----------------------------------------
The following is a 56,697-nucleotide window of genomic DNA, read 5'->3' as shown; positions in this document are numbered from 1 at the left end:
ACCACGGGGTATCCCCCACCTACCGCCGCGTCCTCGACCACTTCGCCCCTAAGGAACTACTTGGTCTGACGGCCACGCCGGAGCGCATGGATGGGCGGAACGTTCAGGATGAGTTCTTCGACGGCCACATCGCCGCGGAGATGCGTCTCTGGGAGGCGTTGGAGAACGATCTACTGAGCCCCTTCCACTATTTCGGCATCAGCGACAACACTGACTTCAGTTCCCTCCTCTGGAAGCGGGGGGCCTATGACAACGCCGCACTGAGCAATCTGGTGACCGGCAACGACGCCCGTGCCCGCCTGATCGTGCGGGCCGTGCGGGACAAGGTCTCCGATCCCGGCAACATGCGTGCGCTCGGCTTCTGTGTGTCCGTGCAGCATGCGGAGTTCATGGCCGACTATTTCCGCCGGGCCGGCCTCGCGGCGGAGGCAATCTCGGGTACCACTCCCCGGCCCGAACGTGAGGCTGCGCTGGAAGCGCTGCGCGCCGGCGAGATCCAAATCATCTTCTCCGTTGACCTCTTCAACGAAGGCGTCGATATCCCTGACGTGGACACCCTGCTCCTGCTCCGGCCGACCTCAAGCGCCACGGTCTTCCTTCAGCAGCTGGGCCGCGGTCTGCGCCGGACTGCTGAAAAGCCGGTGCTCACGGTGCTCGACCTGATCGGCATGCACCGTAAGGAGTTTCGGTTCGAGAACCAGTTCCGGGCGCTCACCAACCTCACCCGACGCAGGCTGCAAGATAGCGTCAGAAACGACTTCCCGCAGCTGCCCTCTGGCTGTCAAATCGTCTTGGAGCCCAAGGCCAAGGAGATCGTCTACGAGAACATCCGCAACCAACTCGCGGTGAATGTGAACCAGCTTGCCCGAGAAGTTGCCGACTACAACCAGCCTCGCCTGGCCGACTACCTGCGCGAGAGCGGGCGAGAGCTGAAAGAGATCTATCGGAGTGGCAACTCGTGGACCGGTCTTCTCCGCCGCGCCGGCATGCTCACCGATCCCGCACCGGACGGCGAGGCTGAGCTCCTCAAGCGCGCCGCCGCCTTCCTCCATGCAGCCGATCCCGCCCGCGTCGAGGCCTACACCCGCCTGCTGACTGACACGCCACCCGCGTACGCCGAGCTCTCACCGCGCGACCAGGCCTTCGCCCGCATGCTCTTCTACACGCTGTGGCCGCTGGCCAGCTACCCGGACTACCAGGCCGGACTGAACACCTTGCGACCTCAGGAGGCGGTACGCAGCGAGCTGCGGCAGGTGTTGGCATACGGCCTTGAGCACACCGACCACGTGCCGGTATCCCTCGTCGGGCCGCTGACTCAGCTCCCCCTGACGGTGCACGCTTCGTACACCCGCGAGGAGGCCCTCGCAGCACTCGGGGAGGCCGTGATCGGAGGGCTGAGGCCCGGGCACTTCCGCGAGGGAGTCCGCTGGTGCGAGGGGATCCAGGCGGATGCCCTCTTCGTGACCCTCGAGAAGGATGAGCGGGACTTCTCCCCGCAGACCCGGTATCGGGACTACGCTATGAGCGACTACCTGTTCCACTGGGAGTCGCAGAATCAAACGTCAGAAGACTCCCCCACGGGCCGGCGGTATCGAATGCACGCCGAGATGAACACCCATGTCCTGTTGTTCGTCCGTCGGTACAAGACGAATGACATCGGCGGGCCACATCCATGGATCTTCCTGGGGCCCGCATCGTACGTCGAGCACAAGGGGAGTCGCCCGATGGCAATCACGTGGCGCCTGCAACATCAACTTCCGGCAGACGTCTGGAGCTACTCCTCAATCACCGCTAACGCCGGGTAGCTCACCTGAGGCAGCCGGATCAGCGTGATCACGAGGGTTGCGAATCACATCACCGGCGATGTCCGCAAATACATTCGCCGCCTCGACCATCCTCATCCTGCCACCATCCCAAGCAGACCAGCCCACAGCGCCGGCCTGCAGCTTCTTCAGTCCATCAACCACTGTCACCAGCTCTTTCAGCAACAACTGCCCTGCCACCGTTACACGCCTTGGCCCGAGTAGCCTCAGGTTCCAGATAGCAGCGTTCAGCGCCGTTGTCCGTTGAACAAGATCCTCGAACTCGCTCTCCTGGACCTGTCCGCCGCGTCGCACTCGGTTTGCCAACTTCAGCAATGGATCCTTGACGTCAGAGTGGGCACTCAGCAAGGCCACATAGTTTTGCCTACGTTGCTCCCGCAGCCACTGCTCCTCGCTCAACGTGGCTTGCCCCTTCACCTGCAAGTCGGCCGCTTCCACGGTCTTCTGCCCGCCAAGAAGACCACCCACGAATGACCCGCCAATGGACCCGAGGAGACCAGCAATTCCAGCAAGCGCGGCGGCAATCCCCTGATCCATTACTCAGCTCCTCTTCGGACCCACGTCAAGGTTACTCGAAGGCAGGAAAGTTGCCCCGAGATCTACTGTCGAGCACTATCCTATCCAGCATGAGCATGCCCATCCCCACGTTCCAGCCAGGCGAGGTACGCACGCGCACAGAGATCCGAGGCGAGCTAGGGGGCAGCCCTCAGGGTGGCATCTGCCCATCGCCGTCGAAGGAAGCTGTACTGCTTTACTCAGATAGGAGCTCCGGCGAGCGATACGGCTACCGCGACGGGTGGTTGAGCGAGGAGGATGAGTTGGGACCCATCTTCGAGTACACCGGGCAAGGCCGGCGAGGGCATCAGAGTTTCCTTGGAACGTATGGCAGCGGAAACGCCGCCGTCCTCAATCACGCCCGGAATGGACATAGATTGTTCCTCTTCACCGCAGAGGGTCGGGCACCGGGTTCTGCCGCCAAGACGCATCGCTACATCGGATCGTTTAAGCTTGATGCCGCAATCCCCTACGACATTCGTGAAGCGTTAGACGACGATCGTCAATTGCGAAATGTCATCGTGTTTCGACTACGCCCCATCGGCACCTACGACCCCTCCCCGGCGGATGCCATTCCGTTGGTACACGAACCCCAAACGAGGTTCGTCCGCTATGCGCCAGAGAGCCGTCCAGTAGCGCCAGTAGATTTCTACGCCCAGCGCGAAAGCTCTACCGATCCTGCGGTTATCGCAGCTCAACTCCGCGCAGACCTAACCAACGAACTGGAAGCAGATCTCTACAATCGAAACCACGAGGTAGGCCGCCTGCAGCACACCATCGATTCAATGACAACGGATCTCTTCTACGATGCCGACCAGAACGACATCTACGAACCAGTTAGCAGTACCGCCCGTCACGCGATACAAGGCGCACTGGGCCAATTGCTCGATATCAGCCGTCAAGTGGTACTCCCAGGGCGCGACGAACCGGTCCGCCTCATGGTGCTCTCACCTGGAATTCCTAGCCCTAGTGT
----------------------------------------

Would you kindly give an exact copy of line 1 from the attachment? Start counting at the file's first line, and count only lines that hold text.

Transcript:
The following is a 56,697-nucleotide window of genomic DNA, read 5'->3' as shown; positions in this document are numbered from 1 at the left end: